I. Jurisdiction in general
The jurisdiction of arbitral tribunals may be based on investor-State consent,2 contained in an arbitration clause,3 in an investor-State contract, in investment codes of a host State, or in the provisions of investment treaties.4 In arbitration without privity, consent is one layer removed from particular investment transactions.5
Whereas jurisdiction considerations typically look at the dispute as a whole, admissibility is concerned with particular claims.6
Jurisdiction pertains to the competence of a tribunal to adjudicate a particular case, whereas questions as to applicable law are concerned with the rules the tribunal should apply.7
II. Competence of arbitral tribunals
The arbitral tribunal’s power to determine its own jurisdiction is called competence-competence.8
III. Scope of jurisdiction
The jurisdiction of arbitral tribunals can be divided into four subjects: personal jurisdiction (ratione personae); territorial jurisdiction (ratione loci); temporal jurisdiction (ratione temporis); and subject-matter jurisdiction (ratione materiae).
Practitioners should also consider the impact on jurisdiction of overlapping agreements and resulting obligations. For example, no jurisprudence constante exists on whether investors can use MFN clauses to import more favourable dispute resolution provisions from third-party Bilateral Investment Treaties (BITs).21
IV. Jurisdiction and admissibility: A 'twilight zone'
Jurisdiction and admissibility are terms that are sometimes used interchangeably.22 Classifying a matter as relating to jurisdiction, or alternatively as relating to admissibility, may have serious consequences for the parties and their dispute.23 Examples of issues arising from such classification include:
V. Concluding remarks
This note examines some important issues concerning jurisdiction of arbitral tribunals in international investment disputes including investor-State consent, competence of tribunals, personal, territorial, temporal, subject-matter jurisdiction, investment, MFN clauses, distinction between jurisdiction and admissibility, procedural requisites, and fork in the road clauses. In ICSID cases, the tribunal’s jurisdiction is determined under Article 25 of the ICSID Convention and the instrument of consent. Any determination of jurisdiction and admissibility will have important consequences for the parties.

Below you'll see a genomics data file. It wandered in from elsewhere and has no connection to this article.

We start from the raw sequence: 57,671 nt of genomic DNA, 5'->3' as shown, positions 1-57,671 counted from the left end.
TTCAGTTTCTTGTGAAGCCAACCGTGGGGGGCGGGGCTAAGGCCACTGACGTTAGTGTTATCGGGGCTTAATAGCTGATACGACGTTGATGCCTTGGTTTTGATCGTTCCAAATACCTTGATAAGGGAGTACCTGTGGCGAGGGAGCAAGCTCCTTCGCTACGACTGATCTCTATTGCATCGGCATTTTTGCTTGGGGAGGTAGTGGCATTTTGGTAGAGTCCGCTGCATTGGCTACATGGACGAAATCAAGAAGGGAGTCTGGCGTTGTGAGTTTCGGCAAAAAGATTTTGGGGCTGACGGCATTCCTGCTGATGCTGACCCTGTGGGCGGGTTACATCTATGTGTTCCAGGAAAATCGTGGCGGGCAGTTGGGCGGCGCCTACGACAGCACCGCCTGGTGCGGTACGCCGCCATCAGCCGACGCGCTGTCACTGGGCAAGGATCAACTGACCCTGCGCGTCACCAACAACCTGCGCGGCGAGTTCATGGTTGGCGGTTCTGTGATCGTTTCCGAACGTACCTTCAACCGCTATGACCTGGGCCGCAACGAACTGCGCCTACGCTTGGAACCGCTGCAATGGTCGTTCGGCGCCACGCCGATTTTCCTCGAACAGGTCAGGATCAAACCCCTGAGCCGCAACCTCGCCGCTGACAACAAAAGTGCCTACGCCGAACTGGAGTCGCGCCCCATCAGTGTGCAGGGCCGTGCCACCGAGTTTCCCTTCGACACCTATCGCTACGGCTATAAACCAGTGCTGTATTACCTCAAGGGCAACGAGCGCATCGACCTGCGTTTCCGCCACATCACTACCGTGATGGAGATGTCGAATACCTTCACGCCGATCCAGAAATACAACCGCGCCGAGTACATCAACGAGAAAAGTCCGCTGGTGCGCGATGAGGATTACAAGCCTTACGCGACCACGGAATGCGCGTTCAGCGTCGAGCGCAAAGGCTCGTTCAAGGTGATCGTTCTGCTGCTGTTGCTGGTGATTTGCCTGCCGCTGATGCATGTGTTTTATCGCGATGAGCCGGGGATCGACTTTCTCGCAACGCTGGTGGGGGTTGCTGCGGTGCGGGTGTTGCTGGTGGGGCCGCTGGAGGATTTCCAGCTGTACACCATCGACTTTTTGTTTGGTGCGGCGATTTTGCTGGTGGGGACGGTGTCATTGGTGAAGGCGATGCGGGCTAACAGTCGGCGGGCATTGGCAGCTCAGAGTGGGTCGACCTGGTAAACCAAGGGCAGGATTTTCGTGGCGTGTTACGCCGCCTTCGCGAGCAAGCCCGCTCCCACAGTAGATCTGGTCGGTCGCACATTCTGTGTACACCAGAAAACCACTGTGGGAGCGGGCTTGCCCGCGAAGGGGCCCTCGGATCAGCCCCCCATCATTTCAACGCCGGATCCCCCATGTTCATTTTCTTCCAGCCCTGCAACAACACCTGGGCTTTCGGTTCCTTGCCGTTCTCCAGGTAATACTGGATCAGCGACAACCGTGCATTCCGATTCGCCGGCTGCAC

Pérez-Aznar, F., The Use of Most-Favoured-Nation Clauses to Import Substantive Treaty Provisions in International Investment Agreements, Journal of International Economic Law, Vol. 20(4), 2017, pp. 777-805.
Rosenfeld, F., Arbitral Praeliminaria- Reflections on the Distinction between Admissibility and Jurisdiction after BG V. Argentina, Leiden Journal of International Law, Vol. 29(1), 2016, pp.137-153.
Hassan Sadeghi Moghadam, M. and Jafari Nedoushan, S., The Effect of “Fork in the Road” and on the Jurisdiction of Investment Treaty Arbitral Tribunal in Foreign Investment Disputes, Journal of Public Law Research, Vol. 17(49), 2016, pp. 37-56.
Habibzadeh, T . and Gholami, A., Foreign Investment Contract and Scope of Host State Commitments Arising from Treaty, Journal of Public Law Research, Vol. 18(51), 2016, pp. 81-109.
Fontanelli, F., Deference in International Courts and Tribunals-Standard of Review and Margin of Appreciation, European Journal of Risk Regulation, European Journal of Risk Regulation, 2016, Vol.7(1), pp. 230-233
Lee, J., Resolving Concerns of Treaty Shopping in International Investment Arbitration, Journal of International Dispute Settlement, 2015, Vol. 6(2), pp. 355-379.
Rigo Sureda, A., Investment Treaty Arbitration: Judging under Uncertainty, Cambridge University Press, 2012.
Đundić, P., Provisions on Waiting Periods in International Investment Protection Treaties and their Impact on the Jurisdcition of Arbitral Tribunals, Zbornik Radova: Pravni Fakultet u Novom Sadu, Vol. 46(2), 2012, pp. 355-374.
Blanchard, S., State Consent, Temporal Jurisdiction, and the Importance of Continuing Circumstances Analysis into International Investment Arbitration, Washington University Global Studies Law Review, Vol. 10, 2011, pp. 419-837.
Smith, S., Foster, D. et al., International Arbitration, The International Lawyer, Vol. 45(1), 2011, pp. 95-110.
Crawford J., Treaty and Contract in Investment Arbitration, Arbitration International, Vol. 24, 2008, pp. 351-374.
Friedland, P.D., Martínez, L. and Caron, D.D., The UNICTRAL Arbitration Rules: A Commentary, A.J.I.L., Vol. 101, 2007, pp. 519-941.
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